Showing posts with label Syrians. Show all posts
Showing posts with label Syrians. Show all posts

October 29, 2019

Trump Plans For Syrian oil, What is Up With That?





President Trump is renewing his push for U.S. control of Syrian oil. But experts say there's not much oil there, and what there is belongs to the Syrian government. 
Still, the idea of controlling the oil fields is one that has long appealed to Trump. And it may provide a rationale for maintaining a U.S. military presence in Syria, reversing the president's promise of a full withdrawal. 
"We are leaving soldiers to secure the oil," Trump told reporters on Sunday, while announcing the death of ISIS leader Abu Bakr al-Baghdadi. "And we may have to fight for the oil. It's OK. Maybe somebody else wants the oil, in which case they have a hell of a fight. But there are massive amounts of oil." 
In fact, in the best of times, Syria produced only about 380,000 barrels of low-quality oil per day. And production has fallen more than 90% during the country's long civil war. Last year, Syria ranked 75thamong countries in the world in oil production, with a daily output comparable to that of the state of Illinois. 
"Syrian oil was never important to the world market because production was so small," said energy expert Daniel Yergin of IHS Markit. "But it was very important to the Assad regime before the civil war because it produced 25% of the total government revenues."
Trump on Sunday floated the idea of modernizing Syria's productive capacity with help from a major oil company. 
"What I intend to do, perhaps, is making a deal with an Exxon Mobil or one of our great companies to go in there and do it properly," he said.
That would be a costly undertaking, according to Joshua Landis, who directs the Center of Middle East Studies at the University of Oklahoma.  
"What I intend to do, perhaps, is making a deal with an Exxon Mobil or one of our great companies to go in there and do it properly," he said. 
That would be a costly undertaking, according to Joshua Landis, who directs the Center of Middle East Studies at the University of Oklahoma. 
"This whole oil region needs to be rebuilt," Landis said. "So if America is going to get in the business of retaining these oil fields, it will have to invest hundreds of millions of dollars, in theory, to make them exploitable." Trump has argued for years that the U.S. should seize Middle Eastern oil fields to recoup some of the cost of its military operations in the region — an idea that experts say violates international law and would only fuel criticism of American intentions.
"In the old days, you when you had a war, to the victors belong the spoils," Trump told ABC News in 2011.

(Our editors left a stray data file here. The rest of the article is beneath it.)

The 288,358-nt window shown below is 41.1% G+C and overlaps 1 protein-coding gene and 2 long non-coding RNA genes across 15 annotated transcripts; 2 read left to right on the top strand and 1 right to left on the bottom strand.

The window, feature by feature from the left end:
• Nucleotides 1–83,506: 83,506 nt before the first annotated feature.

Emory law professor Laurie Blank says that notion is outdated. "International law seeks to protect against exactly this sort of exploitation," Blank told Reuters. 
Sen. Lindsey Graham, R-S.C. — who bitterly criticized the president's abrupt decision earlier this month to withdraw U.S. troops from Syria — seized on the oil fields as an argument for a continued American presence in the region. 
Saudi Arabia Says Iran 'Unquestionably Sponsored' Attack On Oil Facilities
MIDDLE EAST
Saudi Arabia Says Iran 'Unquestionably Sponsored' Attack On Oil Facilities
"By continuing to maintain control of the oil fields in Syria, we will deny Assad and Iran a monetary windfall," Graham said in a statement last week that echoed Trump's own language. "We can also use some of the revenues from future oil sales to pay for our military commitment in Syria."
That position appears to have struck a nerve with Trump.
"I spoke with Lindsey Graham just a little while ago," Trump said Sunday. "Where Lindsey and I totally agree is the oil."
 I love the Rusos! I love White American..Gays too but only young and in secret
For Graham and others, the oil fields may be a way to appeal to the president's transactional instincts and overcome Trump's aversion to an open-ended deployment in Syria.
"There are many elements of our foreign policy establishment that want to roll back Iran and want to stay in Syria for the long haul," Landis said. "Throwing the oil wells in front of President Trump was a way I think they believed that they could reanimate his interest in staying in Syria."

March 5, 2017

Mr. Gay Syria (A Film by Syrians)





Ayse met Mahmoud in 2011 as she was reporting on the Syrian refugee crisis at the Turkish border. Before accepting to become her fixer, Mahmoud told her: “I’m gay, are you ok with that?”. They struck up a friendship instantly.

As they returned to Istanbul, Mahmoud told Ayse about an ambitious plan: to organise a secret competition to elect - among the refugees in Turkey’s iconic city - a Mr Gay Syria who would then travel to Mister Gay World contest.